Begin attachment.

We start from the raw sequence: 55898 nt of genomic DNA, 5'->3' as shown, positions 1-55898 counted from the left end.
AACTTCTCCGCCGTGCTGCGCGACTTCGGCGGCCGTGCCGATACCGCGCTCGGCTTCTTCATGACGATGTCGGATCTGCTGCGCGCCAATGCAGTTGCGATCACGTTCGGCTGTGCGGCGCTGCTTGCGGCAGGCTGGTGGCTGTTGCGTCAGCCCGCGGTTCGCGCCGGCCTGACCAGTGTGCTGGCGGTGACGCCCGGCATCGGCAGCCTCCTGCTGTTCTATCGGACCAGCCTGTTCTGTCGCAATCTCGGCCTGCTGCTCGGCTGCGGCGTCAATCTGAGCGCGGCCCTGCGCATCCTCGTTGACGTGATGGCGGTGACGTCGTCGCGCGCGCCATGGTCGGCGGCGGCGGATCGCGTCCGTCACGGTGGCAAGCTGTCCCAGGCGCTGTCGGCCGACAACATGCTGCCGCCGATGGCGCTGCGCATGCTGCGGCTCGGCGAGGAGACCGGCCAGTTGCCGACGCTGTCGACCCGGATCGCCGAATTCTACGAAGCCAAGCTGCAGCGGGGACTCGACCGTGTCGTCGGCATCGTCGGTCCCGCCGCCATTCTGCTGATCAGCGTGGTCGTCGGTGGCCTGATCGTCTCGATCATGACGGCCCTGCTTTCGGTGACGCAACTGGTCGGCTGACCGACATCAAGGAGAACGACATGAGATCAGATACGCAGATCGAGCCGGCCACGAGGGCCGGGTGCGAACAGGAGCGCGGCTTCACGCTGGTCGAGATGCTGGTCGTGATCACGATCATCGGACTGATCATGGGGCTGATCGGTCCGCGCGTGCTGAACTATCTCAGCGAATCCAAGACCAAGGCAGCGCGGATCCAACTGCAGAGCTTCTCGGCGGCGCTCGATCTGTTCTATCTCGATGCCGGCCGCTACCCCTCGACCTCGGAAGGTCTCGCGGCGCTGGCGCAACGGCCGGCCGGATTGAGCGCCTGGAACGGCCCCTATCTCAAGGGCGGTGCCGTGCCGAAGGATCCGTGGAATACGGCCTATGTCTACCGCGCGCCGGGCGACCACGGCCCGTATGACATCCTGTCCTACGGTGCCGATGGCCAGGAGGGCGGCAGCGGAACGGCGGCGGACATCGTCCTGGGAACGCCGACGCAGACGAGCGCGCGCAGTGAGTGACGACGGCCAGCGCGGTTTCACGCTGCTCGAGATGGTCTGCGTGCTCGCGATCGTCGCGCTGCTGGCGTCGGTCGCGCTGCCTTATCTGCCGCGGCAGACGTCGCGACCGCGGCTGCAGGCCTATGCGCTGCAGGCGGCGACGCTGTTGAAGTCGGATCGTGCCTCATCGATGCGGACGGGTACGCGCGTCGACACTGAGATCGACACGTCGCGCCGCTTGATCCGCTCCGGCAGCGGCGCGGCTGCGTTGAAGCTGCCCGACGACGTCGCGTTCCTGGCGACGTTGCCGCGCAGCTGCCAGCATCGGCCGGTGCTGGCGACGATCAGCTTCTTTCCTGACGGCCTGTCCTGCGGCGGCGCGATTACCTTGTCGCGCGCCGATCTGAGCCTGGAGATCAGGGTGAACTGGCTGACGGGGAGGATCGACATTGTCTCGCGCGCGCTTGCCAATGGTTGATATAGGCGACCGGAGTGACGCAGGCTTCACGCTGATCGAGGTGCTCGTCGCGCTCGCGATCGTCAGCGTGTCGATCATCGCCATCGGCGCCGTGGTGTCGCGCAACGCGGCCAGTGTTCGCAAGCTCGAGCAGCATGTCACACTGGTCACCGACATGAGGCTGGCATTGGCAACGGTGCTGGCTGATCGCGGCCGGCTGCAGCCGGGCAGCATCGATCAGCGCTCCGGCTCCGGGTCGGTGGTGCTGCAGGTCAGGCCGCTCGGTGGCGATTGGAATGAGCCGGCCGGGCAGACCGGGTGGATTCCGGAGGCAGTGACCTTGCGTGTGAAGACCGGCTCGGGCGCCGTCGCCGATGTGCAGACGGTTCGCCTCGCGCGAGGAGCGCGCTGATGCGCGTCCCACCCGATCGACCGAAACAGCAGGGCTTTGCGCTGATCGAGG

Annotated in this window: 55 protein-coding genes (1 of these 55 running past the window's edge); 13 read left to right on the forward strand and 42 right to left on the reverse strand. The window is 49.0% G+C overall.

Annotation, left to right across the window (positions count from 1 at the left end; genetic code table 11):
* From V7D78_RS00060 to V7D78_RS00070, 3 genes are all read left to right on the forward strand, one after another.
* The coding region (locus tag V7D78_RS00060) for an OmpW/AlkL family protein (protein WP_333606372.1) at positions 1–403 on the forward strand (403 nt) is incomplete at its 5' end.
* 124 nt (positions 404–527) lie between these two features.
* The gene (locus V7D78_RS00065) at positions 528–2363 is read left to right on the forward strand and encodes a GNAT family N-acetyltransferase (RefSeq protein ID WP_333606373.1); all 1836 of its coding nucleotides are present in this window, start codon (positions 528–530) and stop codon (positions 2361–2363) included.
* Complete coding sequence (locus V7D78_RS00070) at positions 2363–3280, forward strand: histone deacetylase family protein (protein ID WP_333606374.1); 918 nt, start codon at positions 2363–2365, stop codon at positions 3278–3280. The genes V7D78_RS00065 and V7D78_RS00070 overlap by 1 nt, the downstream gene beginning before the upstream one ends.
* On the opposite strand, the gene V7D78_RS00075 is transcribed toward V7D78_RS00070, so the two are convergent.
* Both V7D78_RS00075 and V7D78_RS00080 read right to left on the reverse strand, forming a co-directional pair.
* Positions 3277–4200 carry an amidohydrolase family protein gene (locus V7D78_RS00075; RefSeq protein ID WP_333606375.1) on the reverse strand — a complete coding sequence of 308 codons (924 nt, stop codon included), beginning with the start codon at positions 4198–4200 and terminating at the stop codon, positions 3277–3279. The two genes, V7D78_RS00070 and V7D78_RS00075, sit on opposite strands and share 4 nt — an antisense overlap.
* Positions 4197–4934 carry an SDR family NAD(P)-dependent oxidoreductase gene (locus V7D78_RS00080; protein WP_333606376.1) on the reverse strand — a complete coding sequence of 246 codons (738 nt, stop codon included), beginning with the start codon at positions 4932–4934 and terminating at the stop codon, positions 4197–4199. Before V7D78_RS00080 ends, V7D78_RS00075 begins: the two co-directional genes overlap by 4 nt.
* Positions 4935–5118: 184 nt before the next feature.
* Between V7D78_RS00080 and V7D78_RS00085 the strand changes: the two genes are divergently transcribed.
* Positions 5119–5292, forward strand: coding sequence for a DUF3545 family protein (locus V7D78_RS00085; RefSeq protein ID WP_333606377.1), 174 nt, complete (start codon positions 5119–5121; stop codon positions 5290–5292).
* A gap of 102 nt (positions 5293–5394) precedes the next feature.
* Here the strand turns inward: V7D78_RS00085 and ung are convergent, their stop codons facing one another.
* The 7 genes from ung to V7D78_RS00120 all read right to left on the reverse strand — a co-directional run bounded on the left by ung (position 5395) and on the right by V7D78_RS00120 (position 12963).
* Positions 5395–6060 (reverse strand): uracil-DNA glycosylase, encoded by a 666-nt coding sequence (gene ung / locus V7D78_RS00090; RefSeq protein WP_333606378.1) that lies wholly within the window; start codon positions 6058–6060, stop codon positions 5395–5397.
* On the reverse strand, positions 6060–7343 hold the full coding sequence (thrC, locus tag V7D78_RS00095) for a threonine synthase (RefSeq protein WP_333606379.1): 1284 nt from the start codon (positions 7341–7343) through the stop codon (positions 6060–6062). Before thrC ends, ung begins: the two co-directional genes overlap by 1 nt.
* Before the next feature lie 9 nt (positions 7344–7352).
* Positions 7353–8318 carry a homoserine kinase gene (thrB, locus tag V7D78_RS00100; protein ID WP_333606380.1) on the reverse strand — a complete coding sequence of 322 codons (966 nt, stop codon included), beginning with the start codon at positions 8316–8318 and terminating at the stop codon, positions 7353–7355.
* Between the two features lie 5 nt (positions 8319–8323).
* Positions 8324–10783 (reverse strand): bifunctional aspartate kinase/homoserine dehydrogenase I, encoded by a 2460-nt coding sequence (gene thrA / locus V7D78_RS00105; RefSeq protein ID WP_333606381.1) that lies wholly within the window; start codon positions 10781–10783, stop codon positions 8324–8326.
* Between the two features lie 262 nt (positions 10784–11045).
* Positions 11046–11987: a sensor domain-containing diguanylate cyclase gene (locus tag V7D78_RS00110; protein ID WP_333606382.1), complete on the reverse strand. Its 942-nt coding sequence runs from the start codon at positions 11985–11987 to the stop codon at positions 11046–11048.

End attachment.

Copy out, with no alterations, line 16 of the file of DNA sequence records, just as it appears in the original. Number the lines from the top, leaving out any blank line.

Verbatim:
* Positions 5119–5292, forward strand: coding sequence for a DUF3545 family protein (locus V7D78_RS00085; RefSeq protein ID WP_333606377.1), 174 nt, complete (start codon positions 5119–5121; stop codon positions 5290–5292).